401K Tax Distribution Rules for the IRS

Tax advantaged retirement accounts are one of the best ways to save for the future. 401K plans are retirement plans offered by many employers that allow employees to make contributions on a pretax basis and to defer taxes until money is withdrawn. Withdrawals from 401k plans are also called distributions. When taking distributions you will want to consider the rules regarding taxation.

401k Tax Rate

401k plans and traditional individual retirement accounts (IRAs) both offer the benefit of deducting contributions from your gross income. In other words, every dollar you save in a 401k plan reduces the pool of income that is subject to tax each year. In addition, investment gains within the plan are not taxed. Since taxes are not charged on 401k plan contributions and growth, they are applied at the time of withdrawal. 401k distributions are considered income and are taxed at the recipient's normal rate.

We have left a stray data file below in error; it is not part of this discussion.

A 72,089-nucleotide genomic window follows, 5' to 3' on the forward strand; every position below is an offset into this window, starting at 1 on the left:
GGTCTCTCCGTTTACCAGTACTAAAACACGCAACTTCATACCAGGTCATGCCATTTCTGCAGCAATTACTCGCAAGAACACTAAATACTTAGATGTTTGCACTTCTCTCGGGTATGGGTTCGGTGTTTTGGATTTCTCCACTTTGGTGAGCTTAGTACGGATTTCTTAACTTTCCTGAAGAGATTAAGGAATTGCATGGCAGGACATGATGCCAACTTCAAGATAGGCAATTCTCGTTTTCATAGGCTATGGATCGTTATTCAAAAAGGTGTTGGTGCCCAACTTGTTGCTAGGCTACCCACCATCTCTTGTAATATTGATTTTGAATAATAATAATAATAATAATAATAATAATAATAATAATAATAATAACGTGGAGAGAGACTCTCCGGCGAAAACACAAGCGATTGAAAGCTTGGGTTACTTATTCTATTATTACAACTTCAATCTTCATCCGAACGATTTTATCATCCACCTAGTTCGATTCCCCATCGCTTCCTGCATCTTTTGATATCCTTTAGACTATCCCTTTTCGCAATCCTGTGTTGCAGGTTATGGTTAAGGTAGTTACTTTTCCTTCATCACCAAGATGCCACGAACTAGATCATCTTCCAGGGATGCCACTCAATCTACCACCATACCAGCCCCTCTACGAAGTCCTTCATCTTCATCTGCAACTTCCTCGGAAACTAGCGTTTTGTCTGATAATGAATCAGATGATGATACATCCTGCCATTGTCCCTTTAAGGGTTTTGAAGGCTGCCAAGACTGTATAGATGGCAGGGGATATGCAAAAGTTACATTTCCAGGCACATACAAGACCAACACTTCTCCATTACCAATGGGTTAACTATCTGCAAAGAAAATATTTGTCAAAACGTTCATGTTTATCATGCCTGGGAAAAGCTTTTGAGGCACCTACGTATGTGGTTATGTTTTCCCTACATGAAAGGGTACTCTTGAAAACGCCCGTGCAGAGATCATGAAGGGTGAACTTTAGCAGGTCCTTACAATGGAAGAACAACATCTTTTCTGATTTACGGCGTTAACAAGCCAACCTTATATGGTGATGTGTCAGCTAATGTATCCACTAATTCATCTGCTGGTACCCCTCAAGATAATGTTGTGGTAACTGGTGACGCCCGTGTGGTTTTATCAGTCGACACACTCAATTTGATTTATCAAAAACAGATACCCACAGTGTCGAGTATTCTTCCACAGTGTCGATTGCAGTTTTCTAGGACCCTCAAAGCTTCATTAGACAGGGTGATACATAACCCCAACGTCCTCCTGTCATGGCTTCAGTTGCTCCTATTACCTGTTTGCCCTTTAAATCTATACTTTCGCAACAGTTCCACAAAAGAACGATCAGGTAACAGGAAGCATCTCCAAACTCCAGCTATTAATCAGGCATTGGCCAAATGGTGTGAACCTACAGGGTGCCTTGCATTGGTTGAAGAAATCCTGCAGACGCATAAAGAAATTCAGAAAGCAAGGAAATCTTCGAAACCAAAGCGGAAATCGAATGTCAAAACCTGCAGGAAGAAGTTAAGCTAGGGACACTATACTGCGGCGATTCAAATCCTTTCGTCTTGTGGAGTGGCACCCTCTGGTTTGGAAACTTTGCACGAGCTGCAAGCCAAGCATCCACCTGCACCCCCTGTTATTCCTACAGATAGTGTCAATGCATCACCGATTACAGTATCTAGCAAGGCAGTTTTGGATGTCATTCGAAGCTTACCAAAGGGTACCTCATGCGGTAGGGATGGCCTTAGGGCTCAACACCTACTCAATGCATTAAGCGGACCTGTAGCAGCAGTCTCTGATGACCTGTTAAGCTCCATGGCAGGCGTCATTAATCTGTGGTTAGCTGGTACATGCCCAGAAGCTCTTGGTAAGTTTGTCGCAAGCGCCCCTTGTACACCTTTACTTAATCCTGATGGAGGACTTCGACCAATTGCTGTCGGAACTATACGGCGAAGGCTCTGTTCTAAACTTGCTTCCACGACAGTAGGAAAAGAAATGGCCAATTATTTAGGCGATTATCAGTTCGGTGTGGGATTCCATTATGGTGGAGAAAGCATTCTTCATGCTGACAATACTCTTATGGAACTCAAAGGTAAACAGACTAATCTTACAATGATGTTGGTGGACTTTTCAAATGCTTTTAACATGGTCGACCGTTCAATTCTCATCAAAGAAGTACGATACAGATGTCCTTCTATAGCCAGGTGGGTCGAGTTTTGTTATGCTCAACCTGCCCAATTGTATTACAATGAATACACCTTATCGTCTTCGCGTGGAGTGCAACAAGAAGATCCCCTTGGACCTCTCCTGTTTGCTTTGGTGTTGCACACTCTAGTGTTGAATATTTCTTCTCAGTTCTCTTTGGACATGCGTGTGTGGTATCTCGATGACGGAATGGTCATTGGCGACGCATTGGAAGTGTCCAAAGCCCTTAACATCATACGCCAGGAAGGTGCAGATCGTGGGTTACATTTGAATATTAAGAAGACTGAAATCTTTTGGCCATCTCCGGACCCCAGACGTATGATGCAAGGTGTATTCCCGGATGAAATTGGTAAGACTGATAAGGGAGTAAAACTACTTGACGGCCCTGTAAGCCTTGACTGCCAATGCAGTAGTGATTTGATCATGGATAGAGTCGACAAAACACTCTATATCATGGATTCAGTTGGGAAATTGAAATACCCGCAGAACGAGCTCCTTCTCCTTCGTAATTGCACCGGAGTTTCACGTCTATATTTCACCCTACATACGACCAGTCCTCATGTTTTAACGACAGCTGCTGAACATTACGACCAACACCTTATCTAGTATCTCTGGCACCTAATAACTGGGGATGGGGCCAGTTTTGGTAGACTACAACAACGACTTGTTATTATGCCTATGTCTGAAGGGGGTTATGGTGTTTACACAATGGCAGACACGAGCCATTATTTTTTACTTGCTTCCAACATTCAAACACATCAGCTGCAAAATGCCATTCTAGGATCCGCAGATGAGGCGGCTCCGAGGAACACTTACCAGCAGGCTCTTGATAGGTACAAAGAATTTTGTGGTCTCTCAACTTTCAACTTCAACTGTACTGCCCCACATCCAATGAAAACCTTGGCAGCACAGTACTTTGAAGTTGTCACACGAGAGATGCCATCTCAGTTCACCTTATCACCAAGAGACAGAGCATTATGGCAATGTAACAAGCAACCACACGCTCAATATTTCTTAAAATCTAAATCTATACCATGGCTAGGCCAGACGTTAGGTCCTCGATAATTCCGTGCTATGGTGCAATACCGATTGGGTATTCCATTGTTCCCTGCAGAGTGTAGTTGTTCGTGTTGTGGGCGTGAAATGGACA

401k plans are designed to help workers save for retirement, but expenses may arise that tempt workers to tap into their plans before that. Early distributions from a 401k, which usually means withdrawals before age 59 1/2, are taxed as regular income, plus an a additional 10 percent penalty applies. You can also wait too long to take distributions. You must start taking required minimum distributions (RMDs) from your 401k plan when you reach the age of 70 ½. According to the IRS, if you do not take a RMD, the amount not withdrawn is taxed at 50 percent.

Early Distribution Exceptions

There are a variety of circumstances where the IRS allows for early withdrawals from a 401k account without penalty. The IRS states that distributions for medical expenses or those made to a beneficiary on or after the date of the account holder's death are not subject to a penalty. If you suffer from a disability or a federally declared disaster you may also be able to make penalty-free distributions.

401k Loans

401k plans can vary as to their exact rules and conditions. Some 401k plans allow participants to take loans from the plan. According to the IRS, loans taken from a 401k plan are not taxable if the loan is not in excess of $50,000 and is repaid within five years. Payments must be made at least once a quarter over the life of the loan. The IRS also states that participants can generally borrow up to 50 percent of their account balance up to the $50,000 maximum.